by Helen Jones
UPdate March 2000

     Strangely enough, the answer to that question depends on whether you live in or outside of the Halifax area.  On December 4, 1998, the Nova Scotia government bowed to pressures from the pesticide industry and passed legislation that left 54 of the 55 NS municipalities defenseless to regulate the use of urban pesticides (see Section 172(1)j, page 76, The Municipal Government Act (NS Government Bill 47).  Shockingly, these 54 communities are now prohibited from ever passing bylaws regulating urban pesticide use. The Halifax
Regional Municipality (HRM) is the sole jurisdiction permittd to control pesticide use.  This is a double standard.  Under the present two-tiered system,  residents in most NS communities can only ask for a "warning" when unlimited amounts of toxins will be applied near them. And 
there's no limit on how often pesticides can be applied.   You are only eligible for a warning if you or your children have already developed leukemia, other cancers, asthma, auto-immune
diseases etc.

     This marks the first time such  restrictive legislation has been passed  in Canada.  On the other hand, HRM has the ability to pass a   more positive  bylaw to regulate the use of urban pesticides.  Sectiooon 533,pages 225,226).  Among other features, this legislation does 
not require any pre-existing medical condition be present in order to register for protection from pesticides within HRM.  However, this is the exception to the rule for the rest of Nova Scotia.More than 100 members of the public, appearing before the  NS Legislature's Law Amendments Committee had demanded better protection and opposed the obstructive
jurisdiction in 172(1)j (formerly 174(1)j) that the government had proposed for the wholeprovince.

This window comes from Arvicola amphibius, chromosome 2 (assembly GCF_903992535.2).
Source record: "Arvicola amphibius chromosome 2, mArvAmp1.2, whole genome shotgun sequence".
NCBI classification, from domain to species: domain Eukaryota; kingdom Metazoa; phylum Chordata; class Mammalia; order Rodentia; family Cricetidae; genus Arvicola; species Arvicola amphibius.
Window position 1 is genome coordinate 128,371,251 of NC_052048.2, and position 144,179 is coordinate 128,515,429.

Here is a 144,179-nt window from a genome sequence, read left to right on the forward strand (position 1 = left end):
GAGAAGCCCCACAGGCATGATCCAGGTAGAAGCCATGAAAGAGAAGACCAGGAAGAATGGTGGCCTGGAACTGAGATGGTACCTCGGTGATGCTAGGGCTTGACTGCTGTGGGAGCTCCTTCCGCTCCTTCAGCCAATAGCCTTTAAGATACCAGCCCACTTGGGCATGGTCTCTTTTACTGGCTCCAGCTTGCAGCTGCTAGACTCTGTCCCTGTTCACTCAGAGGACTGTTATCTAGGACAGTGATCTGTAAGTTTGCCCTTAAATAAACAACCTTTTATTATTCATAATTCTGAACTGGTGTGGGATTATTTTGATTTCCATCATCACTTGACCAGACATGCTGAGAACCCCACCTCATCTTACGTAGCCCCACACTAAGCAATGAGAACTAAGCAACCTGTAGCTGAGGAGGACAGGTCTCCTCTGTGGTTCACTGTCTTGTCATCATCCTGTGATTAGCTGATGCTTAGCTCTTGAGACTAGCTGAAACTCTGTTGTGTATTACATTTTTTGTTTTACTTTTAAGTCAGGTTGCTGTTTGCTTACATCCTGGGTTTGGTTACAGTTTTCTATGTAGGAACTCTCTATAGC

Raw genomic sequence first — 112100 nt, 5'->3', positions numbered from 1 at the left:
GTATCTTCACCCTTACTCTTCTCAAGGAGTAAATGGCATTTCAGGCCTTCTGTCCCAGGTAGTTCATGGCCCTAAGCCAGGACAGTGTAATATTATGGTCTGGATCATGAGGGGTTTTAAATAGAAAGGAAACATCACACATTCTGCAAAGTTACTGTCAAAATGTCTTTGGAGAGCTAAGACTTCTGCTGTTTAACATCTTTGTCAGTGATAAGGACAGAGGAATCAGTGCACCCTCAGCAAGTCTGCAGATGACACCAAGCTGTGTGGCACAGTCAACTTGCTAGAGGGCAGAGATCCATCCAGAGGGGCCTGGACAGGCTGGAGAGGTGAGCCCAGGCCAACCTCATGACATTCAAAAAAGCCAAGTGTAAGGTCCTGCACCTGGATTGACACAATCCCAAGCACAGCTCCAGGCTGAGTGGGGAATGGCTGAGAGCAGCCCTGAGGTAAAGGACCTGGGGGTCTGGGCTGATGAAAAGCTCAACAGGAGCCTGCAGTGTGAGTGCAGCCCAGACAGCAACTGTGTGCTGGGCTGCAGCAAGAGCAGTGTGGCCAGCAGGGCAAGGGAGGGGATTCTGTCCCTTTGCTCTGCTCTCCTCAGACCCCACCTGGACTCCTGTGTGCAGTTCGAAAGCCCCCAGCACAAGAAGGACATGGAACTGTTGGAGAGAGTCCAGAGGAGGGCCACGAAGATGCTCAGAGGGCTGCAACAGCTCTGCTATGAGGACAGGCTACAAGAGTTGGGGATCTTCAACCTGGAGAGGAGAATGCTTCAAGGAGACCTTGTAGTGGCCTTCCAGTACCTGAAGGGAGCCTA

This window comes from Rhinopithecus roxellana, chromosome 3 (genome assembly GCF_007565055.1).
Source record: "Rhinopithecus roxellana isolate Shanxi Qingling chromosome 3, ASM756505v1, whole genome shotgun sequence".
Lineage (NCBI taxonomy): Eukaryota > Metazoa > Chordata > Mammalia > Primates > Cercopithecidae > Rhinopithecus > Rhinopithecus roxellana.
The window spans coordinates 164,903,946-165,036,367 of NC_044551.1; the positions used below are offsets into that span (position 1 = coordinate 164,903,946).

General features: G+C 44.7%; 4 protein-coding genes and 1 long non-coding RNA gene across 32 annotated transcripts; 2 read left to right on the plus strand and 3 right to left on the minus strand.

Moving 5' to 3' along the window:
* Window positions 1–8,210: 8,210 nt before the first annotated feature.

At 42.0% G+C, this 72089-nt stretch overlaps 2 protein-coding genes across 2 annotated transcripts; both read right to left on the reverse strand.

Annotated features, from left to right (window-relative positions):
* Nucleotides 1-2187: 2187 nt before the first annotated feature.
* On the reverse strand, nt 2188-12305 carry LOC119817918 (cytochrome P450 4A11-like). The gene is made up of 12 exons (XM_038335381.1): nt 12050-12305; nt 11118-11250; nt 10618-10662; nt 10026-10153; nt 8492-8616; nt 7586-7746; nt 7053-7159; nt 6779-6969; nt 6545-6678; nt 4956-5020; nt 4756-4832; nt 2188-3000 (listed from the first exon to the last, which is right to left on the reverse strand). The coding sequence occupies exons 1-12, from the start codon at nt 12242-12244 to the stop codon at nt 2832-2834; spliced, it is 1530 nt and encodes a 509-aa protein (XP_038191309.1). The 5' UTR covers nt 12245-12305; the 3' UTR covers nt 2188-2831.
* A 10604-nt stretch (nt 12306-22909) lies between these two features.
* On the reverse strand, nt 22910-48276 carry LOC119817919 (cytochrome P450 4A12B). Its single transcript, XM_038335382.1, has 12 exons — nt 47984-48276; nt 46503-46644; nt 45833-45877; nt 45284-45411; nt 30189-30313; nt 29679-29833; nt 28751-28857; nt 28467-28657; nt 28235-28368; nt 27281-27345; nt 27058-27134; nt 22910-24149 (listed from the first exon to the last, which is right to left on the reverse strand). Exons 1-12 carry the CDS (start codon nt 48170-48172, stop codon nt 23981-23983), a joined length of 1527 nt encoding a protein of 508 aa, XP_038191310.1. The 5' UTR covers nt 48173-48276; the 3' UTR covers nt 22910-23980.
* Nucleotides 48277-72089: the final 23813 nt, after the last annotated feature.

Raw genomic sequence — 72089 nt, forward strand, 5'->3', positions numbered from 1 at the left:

With certain exceptions, the many public presentations were generally well received.   . Wayne Gaudet, Minister of Housing and Municipal Affairs, thanked "all those who took the time to make presentations to the Law Amendments Committee."  At the Second Reading for Bill 47, Dr. John Hamm, Leader of the PC's, commented on the unreasonable barriers
created to the adoption of pesticide bylaws by the provisions of Section172(1)j as follows,      "What would be wrong with saying to a municipality, if they wish to have a bylaw about controlling this (pesticide), why should they not have it.  Why is this Bill so specific on this issue: it raises a question that I cannot answer and I would hope some day the Minister
would answer it... This is a health issue and there are so many health issues we fail to address..."

     At Third Reading (for the now amended Bill 47), Mr. Kevin Deveaux, MLA (NDP), Cole Harbour-Eastern Passage, eloquently summed up the situation with these words.
        "This is not just a small amendment that we made to the Municipal Act that now allows the Halifax Regional Municipality to fully regulate pesticide use,...This is, I think, an example of the changing politics in Nova Scotia and in this country, ..We had here, at the Law Amendments Committee, lobbyists, highly paid lobbyists from the Pesticide Management Control Association of Canada or some name like that, come forward and basically tell us  '.pesticides are completely healthy.' It reminded me of the tobacco companies, not too long ago,who were completely unwilling to recognize that tobacco caused cancer.. .  On the other side, we had individuals, not organized in any clear sense, but individuals, time after time, who came forward with their clear stories as to the effects of pesticides on them...Someday in the not too distant future, someone outside HRM is going to challenge that legislation and say that they do not have the same rights and protections as people in the Halifax Regional Municipality, and I do not think there is a court that will recognize the law is satisfactory ..."

     Certainly it is not satisfactory to deny to some Nova Scotian children  the important jurisdictional protections against pesticide exposures that have been provided for others in the province. Aren't all of our children and communities equally deserving of the best we can offer them, and a healthy environment in which to grow, free from the hormone disrupting house and garden pesticides that wreak havoc with growth and development?

     As for the residents of HRM, unless they can translate the jurisdiction they now have  into the actual passage of a pesticide bylaw which will reduce urban pesticide exposures through effective regulation, they still have no protection at all from the cancer causing pesticides being released in their neighbourhoods.  Unless HRM residents demand quicker progress and more energetic public education initiatives from their municipal government right now , delay and apathy will continue to prevail.

     Only time will prove how well and how quickly we can move to protect our communities.  Let us hope that our gift to our children in the new millenium will be a world in which they receive no further exposures to toxic lawn pesticides!